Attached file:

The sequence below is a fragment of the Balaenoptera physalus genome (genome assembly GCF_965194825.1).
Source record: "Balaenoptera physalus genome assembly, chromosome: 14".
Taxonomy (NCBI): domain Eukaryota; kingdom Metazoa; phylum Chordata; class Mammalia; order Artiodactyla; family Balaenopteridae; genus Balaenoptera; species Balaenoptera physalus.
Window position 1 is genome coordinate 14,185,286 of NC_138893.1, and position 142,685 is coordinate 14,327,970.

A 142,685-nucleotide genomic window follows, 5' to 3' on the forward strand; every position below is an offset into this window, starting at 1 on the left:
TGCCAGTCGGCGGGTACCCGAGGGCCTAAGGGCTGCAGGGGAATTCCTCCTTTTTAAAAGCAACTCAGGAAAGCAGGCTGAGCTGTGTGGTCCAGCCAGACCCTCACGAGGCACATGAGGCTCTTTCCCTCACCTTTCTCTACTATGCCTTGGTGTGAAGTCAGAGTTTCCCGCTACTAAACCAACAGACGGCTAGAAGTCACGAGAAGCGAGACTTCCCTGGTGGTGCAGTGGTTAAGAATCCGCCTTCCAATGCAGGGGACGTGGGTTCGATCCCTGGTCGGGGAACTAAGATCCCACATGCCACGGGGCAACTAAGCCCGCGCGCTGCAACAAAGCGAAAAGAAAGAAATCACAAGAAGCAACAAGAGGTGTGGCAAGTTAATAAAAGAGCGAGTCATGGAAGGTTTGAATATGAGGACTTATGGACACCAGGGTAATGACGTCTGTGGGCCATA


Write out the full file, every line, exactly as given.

The sequence below is a fragment of the Balaenoptera physalus genome (genome assembly GCF_965194825.1).
Source record: "Balaenoptera physalus genome assembly, chromosome: 14".
Taxonomy (NCBI): domain Eukaryota; kingdom Metazoa; phylum Chordata; class Mammalia; order Artiodactyla; family Balaenopteridae; genus Balaenoptera; species Balaenoptera physalus.
Window position 1 is genome coordinate 14,185,286 of NC_138893.1, and position 142,685 is coordinate 14,327,970.

A 142,685-nucleotide genomic window follows, 5' to 3' on the forward strand; every position below is an offset into this window, starting at 1 on the left:
TGCCAGTCGGCGGGTACCCGAGGGCCTAAGGGCTGCAGGGGAATTCCTCCTTTTTAAAAGCAACTCAGGAAAGCAGGCTGAGCTGTGTGGTCCAGCCAGACCCTCACGAGGCACATGAGGCTCTTTCCCTCACCTTTCTCTACTATGCCTTGGTGTGAAGTCAGAGTTTCCCGCTACTAAACCAACAGACGGCTAGAAGTCACGAGAAGCGAGACTTCCCTGGTGGTGCAGTGGTTAAGAATCCGCCTTCCAATGCAGGGGACGTGGGTTCGATCCCTGGTCGGGGAACTAAGATCCCACATGCCACGGGGCAACTAAGCCCGCGCGCTGCAACAAAGCGAAAAGAAAGAAATCACAAGAAGCAACAAGAGGTGTGGCAAGTTAATAAAAGAGCGAGTCATGGAAGGTTTGAATATGAGGACTTATGGACACCAGGGTAATGACGTCTGTGGGCCATA